First Major Fact-Checking Project Funded By European Union Launched in Liberia
Monrovia – The Liberia Media Initiative has officially unveiled Liberia’s first fact-checking desk aimed at countering and debunking fake news, disinformation, and misinformation within Liberia’s information ecosystem.
The fact-checking desk, which is being run by Local Voices Liberia, is the first major fact-checking initiative in the country and has been operating since June 2021 – tracking and fact-checking a variety of information or fake news that has been circulating in social and mainstream media.
With co-funding from the European Union, the fact-checking desk is a major activity of the Liberia Media Initiative that is being implemented by Internews in collaboration with local partners like Local Voices Liberia (LVL), the Center for Media Studies and Peacebuilding (CEMPS), the Press Union of Liberia (PUL), and the Publishers Association of Liberia (PAL).
The launch of the fact-checking project was graced by delegations from the European Union Mission in Liberia, the Independent Information Commission, officials of the Press Union of Liberia, media stakeholders, and journalists, amongst others.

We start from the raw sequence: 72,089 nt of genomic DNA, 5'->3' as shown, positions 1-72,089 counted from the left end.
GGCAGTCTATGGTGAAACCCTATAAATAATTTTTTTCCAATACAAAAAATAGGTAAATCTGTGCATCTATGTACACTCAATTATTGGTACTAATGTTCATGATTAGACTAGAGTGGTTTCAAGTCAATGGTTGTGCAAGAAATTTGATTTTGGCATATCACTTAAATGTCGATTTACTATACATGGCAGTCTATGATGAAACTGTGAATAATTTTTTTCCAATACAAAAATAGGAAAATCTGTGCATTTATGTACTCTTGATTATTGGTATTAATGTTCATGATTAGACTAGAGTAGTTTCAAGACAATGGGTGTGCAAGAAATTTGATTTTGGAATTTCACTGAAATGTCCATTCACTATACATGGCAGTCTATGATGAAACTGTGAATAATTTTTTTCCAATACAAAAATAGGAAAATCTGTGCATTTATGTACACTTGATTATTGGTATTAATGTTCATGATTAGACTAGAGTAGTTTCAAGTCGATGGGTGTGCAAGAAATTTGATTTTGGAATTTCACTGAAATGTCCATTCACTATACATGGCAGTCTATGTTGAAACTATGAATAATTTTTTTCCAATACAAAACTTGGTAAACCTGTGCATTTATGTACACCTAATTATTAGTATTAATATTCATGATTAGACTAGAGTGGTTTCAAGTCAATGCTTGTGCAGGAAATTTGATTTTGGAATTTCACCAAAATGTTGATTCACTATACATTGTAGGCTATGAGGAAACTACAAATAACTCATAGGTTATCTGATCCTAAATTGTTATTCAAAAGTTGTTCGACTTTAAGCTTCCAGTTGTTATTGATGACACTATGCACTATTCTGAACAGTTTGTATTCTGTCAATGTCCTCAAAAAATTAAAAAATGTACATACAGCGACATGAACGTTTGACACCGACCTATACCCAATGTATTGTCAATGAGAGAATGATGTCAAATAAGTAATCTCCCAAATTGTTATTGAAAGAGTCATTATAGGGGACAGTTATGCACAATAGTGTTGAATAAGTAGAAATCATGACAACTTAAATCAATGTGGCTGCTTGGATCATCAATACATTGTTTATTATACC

Speaking at the program on Thursday, March 31, 2022, at a local hotel in Congo Town, Mr. Anders Arvidsson, who is the Head of Political, Press & Information at the EU Mission to Liberia, warned that “large-scale disinformation campaigns, online disinformation and misinformation are major challenges of our times”, adding that this looming problem “represents an attack to open societies and free democracies such as Liberia, Ukraine and the European Member States.”
He hailed the Liberian media including the LVL fact checking desk for working hard to counter the spread of fake news and misinformation in the country.
“Today the European Union congratulates Liberia Media Initiative (LMI) and Local Voices Liberia for the incredibly professional response to the challenge [as] we celebrate the launch of Liberia’s very first fully functional Fact-Checking Desk,” Mr. Arvidsson said.
“This will further institutionalize fact-checking in journalism in Liberia and bring the information and facts closer to the Liberian people. My team in the EU Delegation and myself are proud to hear that both the newsletters and website have been steadily growing over the last months. More than 20 radio stations have been broadcasting the work done and the level of detailed and professional information and facts continue to surprise us”.
Speaking earlier, Mr. Samuka Konneh, LMI Project Director, thanked the EU for the support and described the project as a “huge success” while lauding LVL for effectively running the fact-checking desk.
He stressed that the work of LVL has defied the myth that “Liberian organizations lack the motivation and professionalism to do great work”.
Meanwhile, the LMI Project Director also emphasized the significance of media development projects in Liberia, outlining the overall goals they seek to achieve including making interventions that leave a “long-lasting impact to enhance the country’s democracy”.